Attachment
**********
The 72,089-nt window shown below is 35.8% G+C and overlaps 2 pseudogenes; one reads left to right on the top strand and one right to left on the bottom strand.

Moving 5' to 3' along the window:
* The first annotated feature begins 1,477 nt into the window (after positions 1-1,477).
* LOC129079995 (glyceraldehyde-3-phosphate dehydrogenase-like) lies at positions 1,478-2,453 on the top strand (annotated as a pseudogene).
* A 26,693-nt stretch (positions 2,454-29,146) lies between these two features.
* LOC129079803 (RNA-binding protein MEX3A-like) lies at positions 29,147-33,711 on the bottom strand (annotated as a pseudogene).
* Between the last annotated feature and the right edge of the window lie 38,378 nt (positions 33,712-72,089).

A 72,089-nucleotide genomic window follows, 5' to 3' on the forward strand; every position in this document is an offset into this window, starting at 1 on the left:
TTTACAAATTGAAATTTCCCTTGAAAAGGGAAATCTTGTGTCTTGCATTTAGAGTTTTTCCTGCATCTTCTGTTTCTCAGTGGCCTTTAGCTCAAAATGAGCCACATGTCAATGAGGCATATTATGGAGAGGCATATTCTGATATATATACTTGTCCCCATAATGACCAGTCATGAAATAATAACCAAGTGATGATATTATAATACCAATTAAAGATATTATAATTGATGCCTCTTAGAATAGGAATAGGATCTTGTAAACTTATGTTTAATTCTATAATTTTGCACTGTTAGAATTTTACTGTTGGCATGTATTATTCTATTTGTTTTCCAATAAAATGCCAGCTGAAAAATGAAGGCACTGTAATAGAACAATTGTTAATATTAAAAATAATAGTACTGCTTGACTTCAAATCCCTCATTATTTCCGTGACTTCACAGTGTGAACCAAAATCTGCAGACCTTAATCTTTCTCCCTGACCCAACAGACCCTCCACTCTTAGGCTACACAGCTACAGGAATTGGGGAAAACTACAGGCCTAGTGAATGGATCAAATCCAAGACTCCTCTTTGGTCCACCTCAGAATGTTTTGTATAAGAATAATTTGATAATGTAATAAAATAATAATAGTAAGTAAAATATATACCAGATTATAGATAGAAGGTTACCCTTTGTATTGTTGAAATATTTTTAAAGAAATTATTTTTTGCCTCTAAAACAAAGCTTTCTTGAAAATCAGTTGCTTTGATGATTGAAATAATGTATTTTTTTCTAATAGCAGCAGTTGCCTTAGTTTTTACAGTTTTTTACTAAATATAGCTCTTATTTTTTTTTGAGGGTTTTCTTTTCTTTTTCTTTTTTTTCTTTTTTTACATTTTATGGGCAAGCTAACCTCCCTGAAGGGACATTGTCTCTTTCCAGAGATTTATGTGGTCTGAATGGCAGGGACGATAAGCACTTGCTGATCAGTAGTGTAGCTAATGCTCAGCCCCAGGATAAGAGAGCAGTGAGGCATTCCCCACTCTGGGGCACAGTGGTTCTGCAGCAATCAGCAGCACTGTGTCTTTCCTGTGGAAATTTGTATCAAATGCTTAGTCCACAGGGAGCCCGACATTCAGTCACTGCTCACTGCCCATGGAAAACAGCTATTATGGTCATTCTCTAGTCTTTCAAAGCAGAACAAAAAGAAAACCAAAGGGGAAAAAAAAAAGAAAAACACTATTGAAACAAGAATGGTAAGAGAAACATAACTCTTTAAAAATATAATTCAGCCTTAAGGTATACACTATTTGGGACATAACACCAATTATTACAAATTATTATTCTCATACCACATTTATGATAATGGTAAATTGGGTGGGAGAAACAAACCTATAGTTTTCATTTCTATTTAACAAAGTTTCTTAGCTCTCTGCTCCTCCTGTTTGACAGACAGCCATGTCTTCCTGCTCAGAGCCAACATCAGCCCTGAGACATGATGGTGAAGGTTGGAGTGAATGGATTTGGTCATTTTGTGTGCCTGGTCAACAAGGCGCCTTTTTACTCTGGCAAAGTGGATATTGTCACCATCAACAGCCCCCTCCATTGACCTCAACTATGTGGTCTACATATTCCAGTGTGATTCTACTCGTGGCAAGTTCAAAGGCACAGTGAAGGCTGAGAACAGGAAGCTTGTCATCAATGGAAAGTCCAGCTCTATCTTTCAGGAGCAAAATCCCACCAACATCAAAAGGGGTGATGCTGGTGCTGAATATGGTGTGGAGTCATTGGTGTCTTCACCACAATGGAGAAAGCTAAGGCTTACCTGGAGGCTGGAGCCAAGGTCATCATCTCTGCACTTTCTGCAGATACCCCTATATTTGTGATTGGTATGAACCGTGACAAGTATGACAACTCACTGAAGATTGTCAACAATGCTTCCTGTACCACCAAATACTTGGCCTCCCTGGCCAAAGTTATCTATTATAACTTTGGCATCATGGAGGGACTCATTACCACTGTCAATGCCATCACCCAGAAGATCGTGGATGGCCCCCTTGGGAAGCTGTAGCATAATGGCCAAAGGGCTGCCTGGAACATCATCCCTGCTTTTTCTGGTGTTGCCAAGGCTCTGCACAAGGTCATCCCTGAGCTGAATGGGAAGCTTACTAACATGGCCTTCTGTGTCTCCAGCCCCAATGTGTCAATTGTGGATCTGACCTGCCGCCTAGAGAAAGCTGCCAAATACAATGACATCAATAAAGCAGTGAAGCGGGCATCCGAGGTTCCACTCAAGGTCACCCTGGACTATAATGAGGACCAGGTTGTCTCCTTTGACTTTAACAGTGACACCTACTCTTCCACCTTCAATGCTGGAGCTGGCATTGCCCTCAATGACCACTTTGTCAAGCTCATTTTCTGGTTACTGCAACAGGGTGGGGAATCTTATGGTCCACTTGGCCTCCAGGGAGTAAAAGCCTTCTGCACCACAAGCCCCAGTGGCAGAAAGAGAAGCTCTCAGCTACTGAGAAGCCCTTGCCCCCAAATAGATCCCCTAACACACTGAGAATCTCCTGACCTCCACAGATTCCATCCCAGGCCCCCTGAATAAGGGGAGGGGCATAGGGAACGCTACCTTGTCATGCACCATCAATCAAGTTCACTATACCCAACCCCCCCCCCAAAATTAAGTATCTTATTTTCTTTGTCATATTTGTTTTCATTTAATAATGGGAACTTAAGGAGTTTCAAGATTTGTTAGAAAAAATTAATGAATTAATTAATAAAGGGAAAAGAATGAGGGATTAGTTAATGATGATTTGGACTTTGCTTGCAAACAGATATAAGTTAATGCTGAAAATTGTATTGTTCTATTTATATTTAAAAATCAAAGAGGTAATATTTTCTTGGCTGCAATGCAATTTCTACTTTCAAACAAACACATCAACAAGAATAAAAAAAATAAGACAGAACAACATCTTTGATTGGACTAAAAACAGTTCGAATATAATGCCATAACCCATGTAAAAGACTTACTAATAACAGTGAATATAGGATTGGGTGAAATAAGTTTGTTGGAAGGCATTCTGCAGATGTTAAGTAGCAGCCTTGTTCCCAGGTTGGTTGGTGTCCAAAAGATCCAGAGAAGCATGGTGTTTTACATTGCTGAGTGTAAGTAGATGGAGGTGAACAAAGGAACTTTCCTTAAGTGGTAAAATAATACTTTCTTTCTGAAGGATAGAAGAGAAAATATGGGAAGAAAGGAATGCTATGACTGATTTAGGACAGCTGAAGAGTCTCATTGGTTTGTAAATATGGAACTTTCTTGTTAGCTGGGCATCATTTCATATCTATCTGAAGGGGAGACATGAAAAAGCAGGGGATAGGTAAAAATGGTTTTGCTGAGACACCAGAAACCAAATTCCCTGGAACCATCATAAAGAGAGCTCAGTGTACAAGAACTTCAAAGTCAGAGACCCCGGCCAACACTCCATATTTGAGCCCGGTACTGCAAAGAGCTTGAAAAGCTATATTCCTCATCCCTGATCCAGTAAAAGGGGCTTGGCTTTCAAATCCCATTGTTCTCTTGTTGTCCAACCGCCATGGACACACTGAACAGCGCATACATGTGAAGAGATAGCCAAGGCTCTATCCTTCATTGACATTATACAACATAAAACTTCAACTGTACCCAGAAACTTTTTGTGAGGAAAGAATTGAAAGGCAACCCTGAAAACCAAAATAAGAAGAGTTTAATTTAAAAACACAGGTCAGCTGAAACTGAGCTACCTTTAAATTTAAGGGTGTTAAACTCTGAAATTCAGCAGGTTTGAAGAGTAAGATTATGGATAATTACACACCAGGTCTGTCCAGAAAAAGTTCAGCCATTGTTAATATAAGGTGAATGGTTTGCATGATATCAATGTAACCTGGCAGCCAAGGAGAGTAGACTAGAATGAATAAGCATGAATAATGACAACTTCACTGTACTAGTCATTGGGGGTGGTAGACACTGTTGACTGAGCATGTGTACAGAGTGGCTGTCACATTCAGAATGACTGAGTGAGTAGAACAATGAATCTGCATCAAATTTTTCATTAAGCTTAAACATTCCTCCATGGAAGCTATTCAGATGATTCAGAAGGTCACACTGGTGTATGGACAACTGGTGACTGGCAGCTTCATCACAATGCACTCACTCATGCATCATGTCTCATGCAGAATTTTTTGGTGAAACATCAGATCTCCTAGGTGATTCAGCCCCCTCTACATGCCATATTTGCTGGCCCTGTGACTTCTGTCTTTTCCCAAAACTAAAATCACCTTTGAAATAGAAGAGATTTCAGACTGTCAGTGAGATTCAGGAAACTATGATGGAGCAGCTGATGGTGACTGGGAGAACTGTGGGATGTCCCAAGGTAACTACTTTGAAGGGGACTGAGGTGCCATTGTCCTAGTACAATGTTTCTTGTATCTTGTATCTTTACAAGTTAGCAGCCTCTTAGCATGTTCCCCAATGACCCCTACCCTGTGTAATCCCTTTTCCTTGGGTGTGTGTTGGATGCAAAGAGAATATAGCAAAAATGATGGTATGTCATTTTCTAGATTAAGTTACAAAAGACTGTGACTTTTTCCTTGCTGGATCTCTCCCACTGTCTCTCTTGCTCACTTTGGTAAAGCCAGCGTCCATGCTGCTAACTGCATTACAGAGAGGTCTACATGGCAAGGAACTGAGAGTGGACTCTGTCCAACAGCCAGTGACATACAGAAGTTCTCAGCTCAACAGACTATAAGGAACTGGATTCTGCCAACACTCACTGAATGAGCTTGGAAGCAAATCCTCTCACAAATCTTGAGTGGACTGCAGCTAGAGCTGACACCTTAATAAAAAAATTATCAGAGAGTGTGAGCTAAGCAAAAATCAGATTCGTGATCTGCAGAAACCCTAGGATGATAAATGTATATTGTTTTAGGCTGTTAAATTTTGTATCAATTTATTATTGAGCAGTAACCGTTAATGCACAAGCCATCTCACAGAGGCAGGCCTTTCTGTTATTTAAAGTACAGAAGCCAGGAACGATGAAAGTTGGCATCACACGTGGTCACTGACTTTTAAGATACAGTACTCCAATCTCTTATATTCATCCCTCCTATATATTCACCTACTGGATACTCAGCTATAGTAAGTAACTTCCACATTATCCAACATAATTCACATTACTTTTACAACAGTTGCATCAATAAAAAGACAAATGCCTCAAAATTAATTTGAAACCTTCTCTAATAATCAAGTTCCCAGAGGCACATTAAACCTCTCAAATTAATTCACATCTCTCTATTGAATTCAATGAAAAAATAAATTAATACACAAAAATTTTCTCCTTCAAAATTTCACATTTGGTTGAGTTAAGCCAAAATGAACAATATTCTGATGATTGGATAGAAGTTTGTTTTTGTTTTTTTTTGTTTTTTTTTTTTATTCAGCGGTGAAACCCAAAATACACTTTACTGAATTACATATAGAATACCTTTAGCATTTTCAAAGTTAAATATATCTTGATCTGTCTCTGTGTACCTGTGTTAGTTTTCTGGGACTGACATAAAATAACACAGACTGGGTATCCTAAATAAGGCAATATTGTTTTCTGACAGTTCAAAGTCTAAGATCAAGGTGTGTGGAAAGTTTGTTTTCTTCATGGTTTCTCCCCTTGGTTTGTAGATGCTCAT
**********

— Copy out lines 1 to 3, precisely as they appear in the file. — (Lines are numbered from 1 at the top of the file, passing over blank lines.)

The 72,089-nt window shown below is 35.8% G+C and overlaps 2 pseudogenes; one reads left to right on the top strand and one right to left on the bottom strand.

Moving 5' to 3' along the window:
* The first annotated feature begins 1,477 nt into the window (after positions 1-1,477).